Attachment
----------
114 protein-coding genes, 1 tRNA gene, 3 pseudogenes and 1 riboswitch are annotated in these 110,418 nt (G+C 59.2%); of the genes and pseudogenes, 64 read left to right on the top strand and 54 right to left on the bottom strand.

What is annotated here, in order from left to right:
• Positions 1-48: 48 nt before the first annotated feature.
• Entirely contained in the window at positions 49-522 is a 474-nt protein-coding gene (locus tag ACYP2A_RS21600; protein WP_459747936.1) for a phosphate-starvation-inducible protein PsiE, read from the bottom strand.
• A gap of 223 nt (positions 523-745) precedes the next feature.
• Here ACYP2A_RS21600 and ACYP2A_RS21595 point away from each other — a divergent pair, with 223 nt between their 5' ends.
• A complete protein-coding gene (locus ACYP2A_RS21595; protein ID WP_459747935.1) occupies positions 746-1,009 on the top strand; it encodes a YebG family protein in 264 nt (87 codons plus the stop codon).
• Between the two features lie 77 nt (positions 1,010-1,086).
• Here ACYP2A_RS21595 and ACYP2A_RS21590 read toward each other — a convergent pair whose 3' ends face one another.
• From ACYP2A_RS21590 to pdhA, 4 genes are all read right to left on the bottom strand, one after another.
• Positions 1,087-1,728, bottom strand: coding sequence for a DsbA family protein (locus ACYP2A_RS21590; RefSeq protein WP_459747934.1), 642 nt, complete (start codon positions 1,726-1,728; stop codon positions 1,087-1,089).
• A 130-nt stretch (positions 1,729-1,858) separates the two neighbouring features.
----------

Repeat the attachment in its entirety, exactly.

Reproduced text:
114 protein-coding genes, 1 tRNA gene, 3 pseudogenes and 1 riboswitch are annotated in these 110,418 nt (G+C 59.2%); of the genes and pseudogenes, 64 read left to right on the top strand and 54 right to left on the bottom strand.

What is annotated here, in order from left to right:
• Positions 1-48: 48 nt before the first annotated feature.
• Entirely contained in the window at positions 49-522 is a 474-nt protein-coding gene (locus tag ACYP2A_RS21600; protein WP_459747936.1) for a phosphate-starvation-inducible protein PsiE, read from the bottom strand.
• A gap of 223 nt (positions 523-745) precedes the next feature.
• Here ACYP2A_RS21600 and ACYP2A_RS21595 point away from each other — a divergent pair, with 223 nt between their 5' ends.
• A complete protein-coding gene (locus ACYP2A_RS21595; protein ID WP_459747935.1) occupies positions 746-1,009 on the top strand; it encodes a YebG family protein in 264 nt (87 codons plus the stop codon).
• Between the two features lie 77 nt (positions 1,010-1,086).
• Here ACYP2A_RS21595 and ACYP2A_RS21590 read toward each other — a convergent pair whose 3' ends face one another.
• From ACYP2A_RS21590 to pdhA, 4 genes are all read right to left on the bottom strand, one after another.
• Positions 1,087-1,728, bottom strand: coding sequence for a DsbA family protein (locus ACYP2A_RS21590; RefSeq protein WP_459747934.1), 642 nt, complete (start codon positions 1,726-1,728; stop codon positions 1,087-1,089).
• A 130-nt stretch (positions 1,729-1,858) separates the two neighbouring features.